The Book Process

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Bass
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The Book Process

Post by Bass »

Hi there!

It's been a super long time since I posted on this forum, but I've always considered this place a great resource.

While this COVID business is about, I have been creating diagrams for an eventual origami book. While I am only a quarter of the way in or so to my notes, I've learned a lot about InkScape and will eventually put some of my tips on here. Before I do that, however, I have some questions I want to make sure I cover while I create this book. Perhaps it will stoke some discussion?

1. I notice that some books in my collection use a left-to-right method for the diagram images, ordering them in columns and rows. Other books string the diagrams along on a path which swoops around from page to page. Do publishers care about this? Is there a preferred standard?

2. While there are diagramming conventions for symbols, arrows, and crease lines; are there conventions suggested for the actual diagram of the folds taking place? IE: The width of the lines used in the drawing, the gray-scaled shading of the colored sides or sinks?

3. What publishers are interested in non-fiction/origami?

4. My design style is very "off-the-table," in that after some basic steps a lot of my origami doesn't lie flat. A struggle I have is diagramming these steps, though I have succeeded with most. As I understand it, photo-diagrams are an origami faux-pas, but if I have to use them: are there conventions on the do's and do not's for photo-diagrams?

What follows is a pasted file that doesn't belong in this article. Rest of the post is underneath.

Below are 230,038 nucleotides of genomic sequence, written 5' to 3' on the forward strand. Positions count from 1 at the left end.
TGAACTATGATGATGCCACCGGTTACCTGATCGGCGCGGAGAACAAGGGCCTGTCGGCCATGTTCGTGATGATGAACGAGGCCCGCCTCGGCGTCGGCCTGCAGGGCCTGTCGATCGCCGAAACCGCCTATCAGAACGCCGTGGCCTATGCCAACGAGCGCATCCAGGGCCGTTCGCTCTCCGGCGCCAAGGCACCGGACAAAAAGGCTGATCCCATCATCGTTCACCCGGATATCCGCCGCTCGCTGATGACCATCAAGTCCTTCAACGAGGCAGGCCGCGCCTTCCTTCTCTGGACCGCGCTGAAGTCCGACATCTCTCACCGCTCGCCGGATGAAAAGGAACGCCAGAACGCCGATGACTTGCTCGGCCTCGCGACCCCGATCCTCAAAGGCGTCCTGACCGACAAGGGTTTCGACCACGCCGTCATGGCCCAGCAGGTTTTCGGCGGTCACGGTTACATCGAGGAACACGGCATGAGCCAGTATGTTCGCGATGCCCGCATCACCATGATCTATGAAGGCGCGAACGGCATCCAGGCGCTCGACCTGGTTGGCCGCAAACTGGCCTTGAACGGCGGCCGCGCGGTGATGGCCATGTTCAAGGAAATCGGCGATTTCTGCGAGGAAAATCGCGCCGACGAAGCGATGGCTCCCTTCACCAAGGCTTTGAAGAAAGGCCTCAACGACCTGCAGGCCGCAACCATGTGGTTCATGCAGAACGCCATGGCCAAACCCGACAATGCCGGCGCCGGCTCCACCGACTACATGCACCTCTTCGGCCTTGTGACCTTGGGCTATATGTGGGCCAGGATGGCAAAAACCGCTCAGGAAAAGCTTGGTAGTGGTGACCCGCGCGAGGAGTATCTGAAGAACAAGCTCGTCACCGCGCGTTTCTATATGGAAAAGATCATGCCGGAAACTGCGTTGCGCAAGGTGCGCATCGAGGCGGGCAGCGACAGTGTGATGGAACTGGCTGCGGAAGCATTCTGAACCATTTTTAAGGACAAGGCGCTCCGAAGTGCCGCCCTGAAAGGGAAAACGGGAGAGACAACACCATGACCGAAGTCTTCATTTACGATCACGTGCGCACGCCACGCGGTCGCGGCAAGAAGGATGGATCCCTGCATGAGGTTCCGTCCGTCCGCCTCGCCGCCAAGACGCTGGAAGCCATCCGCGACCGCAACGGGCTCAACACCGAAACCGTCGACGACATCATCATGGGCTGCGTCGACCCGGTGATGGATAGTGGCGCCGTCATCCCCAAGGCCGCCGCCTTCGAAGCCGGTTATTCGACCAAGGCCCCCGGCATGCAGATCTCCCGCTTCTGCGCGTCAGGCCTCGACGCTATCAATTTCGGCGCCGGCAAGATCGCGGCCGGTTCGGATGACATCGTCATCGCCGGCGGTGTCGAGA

5. Is there a recommended or copyright-friendly font for the numbers and text of the steps?
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Grace159
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Re: The Book Process

Post by Grace159 »

For the steps that do not lie flat I sometimes take a picture and then sketch along the edges to turn it into a vector diagram.
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Gerardo
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Re: The Book Process

Post by Gerardo »

Hi Bass :). I'm not the best person to answer your questions but I thought about doing it anyway ;). Most of the people that have made origami books through publishing houses are in the Origami Mailing List. I suggest you also ask there. There's also a WhatsApp group just for creators where you could ask, but it's private. Email me if you're interested in the WhatsApp group: gerardo(a)neorigami.com
  1. All I can say is that I've seen more books from publishing houses that use the left to right top to bottom scheme. Maybe it's because you can pack more steps on a single page, but I might be wrong.
  2. I think there aren't any standards regarding this, only styles that differ between different diagrammers.
  3. I can't say which ones will be open to your proposal but, as you probably know, there have been a couple that publish origami books. I suppose it also depends on the country. Right now, Tuttle comes to mind. Have you thought about self-publishing your book? It has become a lot more common nowadays. Marc Kirschenbaum knows a lot about it... he has a self-published a good number of origami books.
  4. I suggest you follow Grace's advice. Many diagrammers do exactly that when it comes to 3D steps.
  5. I suggest an easy to read not too fancy font: Arial, Calibri, Tahoma, Verdana, etc.
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origami_8
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Re: The Book Process

Post by origami_8 »

Hi Bass,
I recommend you to read through the "Origami Diagramming Conventions" article by Robert J. Lang: https://langorigami.com/article/origami ... nventions/
Even though it is not the newest it still holds true in many aspects and contains some valuable information.